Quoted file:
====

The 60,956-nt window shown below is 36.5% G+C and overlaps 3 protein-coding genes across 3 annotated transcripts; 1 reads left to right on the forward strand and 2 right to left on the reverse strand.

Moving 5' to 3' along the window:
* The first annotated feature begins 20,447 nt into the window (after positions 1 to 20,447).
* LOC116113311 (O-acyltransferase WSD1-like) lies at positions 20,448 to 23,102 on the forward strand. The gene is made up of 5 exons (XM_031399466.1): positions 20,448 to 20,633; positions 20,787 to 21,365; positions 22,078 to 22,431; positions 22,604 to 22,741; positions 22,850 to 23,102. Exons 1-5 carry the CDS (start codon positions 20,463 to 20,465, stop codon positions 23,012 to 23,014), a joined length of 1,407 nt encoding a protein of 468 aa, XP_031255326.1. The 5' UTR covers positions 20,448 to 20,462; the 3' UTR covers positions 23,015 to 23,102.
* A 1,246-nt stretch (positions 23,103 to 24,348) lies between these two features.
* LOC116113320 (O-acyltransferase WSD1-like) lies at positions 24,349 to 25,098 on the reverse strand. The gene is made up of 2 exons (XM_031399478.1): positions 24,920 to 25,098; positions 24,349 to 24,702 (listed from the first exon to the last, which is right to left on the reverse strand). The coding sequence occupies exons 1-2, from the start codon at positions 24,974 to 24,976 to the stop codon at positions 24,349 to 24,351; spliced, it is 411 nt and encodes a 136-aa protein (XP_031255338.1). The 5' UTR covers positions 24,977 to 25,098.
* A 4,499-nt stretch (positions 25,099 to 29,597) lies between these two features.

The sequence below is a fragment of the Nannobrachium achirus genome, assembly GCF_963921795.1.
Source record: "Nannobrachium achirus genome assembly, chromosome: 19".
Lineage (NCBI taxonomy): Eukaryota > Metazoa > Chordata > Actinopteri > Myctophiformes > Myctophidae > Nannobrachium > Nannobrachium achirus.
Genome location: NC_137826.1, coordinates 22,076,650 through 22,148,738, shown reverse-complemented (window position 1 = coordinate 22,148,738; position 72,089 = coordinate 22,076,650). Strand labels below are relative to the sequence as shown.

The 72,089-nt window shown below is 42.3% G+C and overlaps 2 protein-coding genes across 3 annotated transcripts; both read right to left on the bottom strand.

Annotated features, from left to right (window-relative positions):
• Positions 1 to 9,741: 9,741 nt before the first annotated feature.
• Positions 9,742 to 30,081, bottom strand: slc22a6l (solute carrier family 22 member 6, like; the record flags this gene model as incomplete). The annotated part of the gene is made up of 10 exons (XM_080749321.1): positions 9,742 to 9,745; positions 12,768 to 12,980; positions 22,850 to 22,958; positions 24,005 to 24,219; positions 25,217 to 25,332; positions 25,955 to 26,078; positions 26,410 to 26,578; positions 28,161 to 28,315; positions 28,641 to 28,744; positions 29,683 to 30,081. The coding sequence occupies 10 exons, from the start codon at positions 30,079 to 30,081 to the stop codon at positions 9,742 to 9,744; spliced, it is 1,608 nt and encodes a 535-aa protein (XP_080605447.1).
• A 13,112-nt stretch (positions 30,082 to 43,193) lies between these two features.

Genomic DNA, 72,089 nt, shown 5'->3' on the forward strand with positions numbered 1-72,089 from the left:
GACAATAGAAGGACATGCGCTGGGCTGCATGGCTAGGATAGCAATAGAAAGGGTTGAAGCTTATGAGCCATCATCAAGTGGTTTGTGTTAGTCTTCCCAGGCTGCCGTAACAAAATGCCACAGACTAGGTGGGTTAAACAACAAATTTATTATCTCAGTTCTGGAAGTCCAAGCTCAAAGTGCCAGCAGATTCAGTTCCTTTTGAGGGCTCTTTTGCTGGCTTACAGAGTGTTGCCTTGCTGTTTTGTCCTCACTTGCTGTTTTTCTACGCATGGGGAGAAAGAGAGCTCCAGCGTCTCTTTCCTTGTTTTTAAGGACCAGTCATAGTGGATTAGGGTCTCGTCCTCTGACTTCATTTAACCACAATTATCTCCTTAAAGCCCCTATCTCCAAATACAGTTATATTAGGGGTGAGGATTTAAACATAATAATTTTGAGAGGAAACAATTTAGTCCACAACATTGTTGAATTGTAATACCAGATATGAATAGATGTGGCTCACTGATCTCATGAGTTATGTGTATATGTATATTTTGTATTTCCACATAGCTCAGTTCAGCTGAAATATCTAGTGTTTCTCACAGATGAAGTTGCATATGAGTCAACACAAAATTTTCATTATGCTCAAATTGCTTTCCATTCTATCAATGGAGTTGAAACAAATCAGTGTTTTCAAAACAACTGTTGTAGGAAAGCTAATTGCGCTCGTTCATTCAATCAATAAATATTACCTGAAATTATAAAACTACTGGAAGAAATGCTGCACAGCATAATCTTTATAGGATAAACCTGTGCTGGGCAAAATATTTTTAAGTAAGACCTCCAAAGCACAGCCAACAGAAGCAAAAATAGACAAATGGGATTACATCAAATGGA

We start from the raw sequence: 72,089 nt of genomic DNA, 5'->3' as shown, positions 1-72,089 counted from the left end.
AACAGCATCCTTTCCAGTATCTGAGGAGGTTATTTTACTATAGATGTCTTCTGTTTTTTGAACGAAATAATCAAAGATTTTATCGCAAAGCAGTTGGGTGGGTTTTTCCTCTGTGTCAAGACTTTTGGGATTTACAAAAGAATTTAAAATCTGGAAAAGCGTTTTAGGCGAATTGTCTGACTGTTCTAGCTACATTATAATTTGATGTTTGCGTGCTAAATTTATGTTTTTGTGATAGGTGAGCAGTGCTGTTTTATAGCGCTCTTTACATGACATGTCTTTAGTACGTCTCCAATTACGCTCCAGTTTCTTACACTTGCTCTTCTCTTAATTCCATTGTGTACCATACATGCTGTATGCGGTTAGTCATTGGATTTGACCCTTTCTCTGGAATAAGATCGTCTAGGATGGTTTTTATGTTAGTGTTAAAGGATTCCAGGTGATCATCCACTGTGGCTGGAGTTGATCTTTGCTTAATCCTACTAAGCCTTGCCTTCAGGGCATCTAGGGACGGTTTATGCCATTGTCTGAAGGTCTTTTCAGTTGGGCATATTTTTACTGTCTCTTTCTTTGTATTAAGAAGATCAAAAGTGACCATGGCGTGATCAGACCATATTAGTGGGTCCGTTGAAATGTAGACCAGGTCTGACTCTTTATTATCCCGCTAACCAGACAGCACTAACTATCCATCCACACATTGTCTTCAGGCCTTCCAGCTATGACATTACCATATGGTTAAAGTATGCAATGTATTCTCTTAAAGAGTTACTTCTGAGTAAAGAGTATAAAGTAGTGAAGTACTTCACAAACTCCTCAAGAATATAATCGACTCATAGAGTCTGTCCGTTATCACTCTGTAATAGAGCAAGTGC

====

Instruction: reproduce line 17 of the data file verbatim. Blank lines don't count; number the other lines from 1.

Genomic DNA, 72,089 nt, shown 5'->3' on the forward strand with positions numbered 1-72,089 from the left: